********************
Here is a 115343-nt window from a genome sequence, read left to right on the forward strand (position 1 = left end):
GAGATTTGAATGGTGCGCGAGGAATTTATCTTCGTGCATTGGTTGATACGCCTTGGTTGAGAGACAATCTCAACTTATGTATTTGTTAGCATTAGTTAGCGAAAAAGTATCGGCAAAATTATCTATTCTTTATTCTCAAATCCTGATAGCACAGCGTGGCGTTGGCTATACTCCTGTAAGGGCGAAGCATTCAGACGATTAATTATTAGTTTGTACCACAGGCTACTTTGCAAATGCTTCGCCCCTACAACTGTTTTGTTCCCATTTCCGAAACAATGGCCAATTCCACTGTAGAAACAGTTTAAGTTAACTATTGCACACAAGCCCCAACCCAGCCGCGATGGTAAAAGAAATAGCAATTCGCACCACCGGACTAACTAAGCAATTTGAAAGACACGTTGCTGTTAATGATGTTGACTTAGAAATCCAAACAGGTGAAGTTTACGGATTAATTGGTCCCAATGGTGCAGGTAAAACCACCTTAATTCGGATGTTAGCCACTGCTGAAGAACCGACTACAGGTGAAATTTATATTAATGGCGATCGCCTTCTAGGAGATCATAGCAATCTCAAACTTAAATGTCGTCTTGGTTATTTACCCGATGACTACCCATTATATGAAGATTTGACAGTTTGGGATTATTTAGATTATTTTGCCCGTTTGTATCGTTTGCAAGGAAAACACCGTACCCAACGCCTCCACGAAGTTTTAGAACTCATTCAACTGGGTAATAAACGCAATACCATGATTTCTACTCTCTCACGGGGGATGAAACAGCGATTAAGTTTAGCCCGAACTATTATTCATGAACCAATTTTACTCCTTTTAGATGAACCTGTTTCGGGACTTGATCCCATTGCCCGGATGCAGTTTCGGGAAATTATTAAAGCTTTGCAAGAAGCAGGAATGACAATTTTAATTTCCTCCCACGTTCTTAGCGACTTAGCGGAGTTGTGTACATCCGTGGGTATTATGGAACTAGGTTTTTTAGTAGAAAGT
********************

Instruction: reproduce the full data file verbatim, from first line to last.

Here is a 115343-nt window from a genome sequence, read left to right on the forward strand (position 1 = left end):
GAGATTTGAATGGTGCGCGAGGAATTTATCTTCGTGCATTGGTTGATACGCCTTGGTTGAGAGACAATCTCAACTTATGTATTTGTTAGCATTAGTTAGCGAAAAAGTATCGGCAAAATTATCTATTCTTTATTCTCAAATCCTGATAGCACAGCGTGGCGTTGGCTATACTCCTGTAAGGGCGAAGCATTCAGACGATTAATTATTAGTTTGTACCACAGGCTACTTTGCAAATGCTTCGCCCCTACAACTGTTTTGTTCCCATTTCCGAAACAATGGCCAATTCCACTGTAGAAACAGTTTAAGTTAACTATTGCACACAAGCCCCAACCCAGCCGCGATGGTAAAAGAAATAGCAATTCGCACCACCGGACTAACTAAGCAATTTGAAAGACACGTTGCTGTTAATGATGTTGACTTAGAAATCCAAACAGGTGAAGTTTACGGATTAATTGGTCCCAATGGTGCAGGTAAAACCACCTTAATTCGGATGTTAGCCACTGCTGAAGAACCGACTACAGGTGAAATTTATATTAATGGCGATCGCCTTCTAGGAGATCATAGCAATCTCAAACTTAAATGTCGTCTTGGTTATTTACCCGATGACTACCCATTATATGAAGATTTGACAGTTTGGGATTATTTAGATTATTTTGCCCGTTTGTATCGTTTGCAAGGAAAACACCGTACCCAACGCCTCCACGAAGTTTTAGAACTCATTCAACTGGGTAATAAACGCAATACCATGATTTCTACTCTCTCACGGGGGATGAAACAGCGATTAAGTTTAGCCCGAACTATTATTCATGAACCAATTTTACTCCTTTTAGATGAACCTGTTTCGGGACTTGATCCCATTGCCCGGATGCAGTTTCGGGAAATTATTAAAGCTTTGCAAGAAGCAGGAATGACAATTTTAATTTCCTCCCACGTTCTTAGCGACTTAGCGGAGTTGTGTACATCCGTGGGTATTATGGAACTAGGTTTTTTAGTAGAAAGT